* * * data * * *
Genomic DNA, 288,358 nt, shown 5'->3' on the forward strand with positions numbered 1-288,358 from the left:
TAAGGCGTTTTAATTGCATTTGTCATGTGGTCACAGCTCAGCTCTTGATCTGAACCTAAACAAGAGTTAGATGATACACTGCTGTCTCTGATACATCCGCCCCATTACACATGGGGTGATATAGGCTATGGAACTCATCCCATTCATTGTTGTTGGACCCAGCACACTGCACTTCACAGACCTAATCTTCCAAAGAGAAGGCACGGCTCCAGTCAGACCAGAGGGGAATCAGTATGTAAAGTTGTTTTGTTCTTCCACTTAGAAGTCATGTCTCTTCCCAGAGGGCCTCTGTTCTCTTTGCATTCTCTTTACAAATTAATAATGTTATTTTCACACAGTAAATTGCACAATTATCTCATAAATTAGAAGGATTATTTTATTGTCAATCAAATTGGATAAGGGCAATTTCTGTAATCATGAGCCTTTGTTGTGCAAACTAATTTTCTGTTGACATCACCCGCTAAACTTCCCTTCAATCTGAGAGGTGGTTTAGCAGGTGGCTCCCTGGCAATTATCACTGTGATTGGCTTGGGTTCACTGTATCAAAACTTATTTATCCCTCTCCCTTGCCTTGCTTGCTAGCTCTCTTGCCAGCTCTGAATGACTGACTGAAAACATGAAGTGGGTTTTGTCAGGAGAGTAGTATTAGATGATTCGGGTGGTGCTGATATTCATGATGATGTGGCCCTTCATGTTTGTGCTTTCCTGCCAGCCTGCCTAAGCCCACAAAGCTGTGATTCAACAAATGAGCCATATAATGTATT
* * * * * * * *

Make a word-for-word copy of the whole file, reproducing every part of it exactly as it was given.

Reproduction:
Genomic DNA, 288,358 nt, shown 5'->3' on the forward strand with positions numbered 1-288,358 from the left:
TAAGGCGTTTTAATTGCATTTGTCATGTGGTCACAGCTCAGCTCTTGATCTGAACCTAAACAAGAGTTAGATGATACACTGCTGTCTCTGATACATCCGCCCCATTACACATGGGGTGATATAGGCTATGGAACTCATCCCATTCATTGTTGTTGGACCCAGCACACTGCACTTCACAGACCTAATCTTCCAAAGAGAAGGCACGGCTCCAGTCAGACCAGAGGGGAATCAGTATGTAAAGTTGTTTTGTTCTTCCACTTAGAAGTCATGTCTCTTCCCAGAGGGCCTCTGTTCTCTTTGCATTCTCTTTACAAATTAATAATGTTATTTTCACACAGTAAATTGCACAATTATCTCATAAATTAGAAGGATTATTTTATTGTCAATCAAATTGGATAAGGGCAATTTCTGTAATCATGAGCCTTTGTTGTGCAAACTAATTTTCTGTTGACATCACCCGCTAAACTTCCCTTCAATCTGAGAGGTGGTTTAGCAGGTGGCTCCCTGGCAATTATCACTGTGATTGGCTTGGGTTCACTGTATCAAAACTTATTTATCCCTCTCCCTTGCCTTGCTTGCTAGCTCTCTTGCCAGCTCTGAATGACTGACTGAAAACATGAAGTGGGTTTTGTCAGGAGAGTAGTATTAGATGATTCGGGTGGTGCTGATATTCATGATGATGTGGCCCTTCATGTTTGTGCTTTCCTGCCAGCCTGCCTAAGCCCACAAAGCTGTGATTCAACAAATGAGCCATATAATGTATT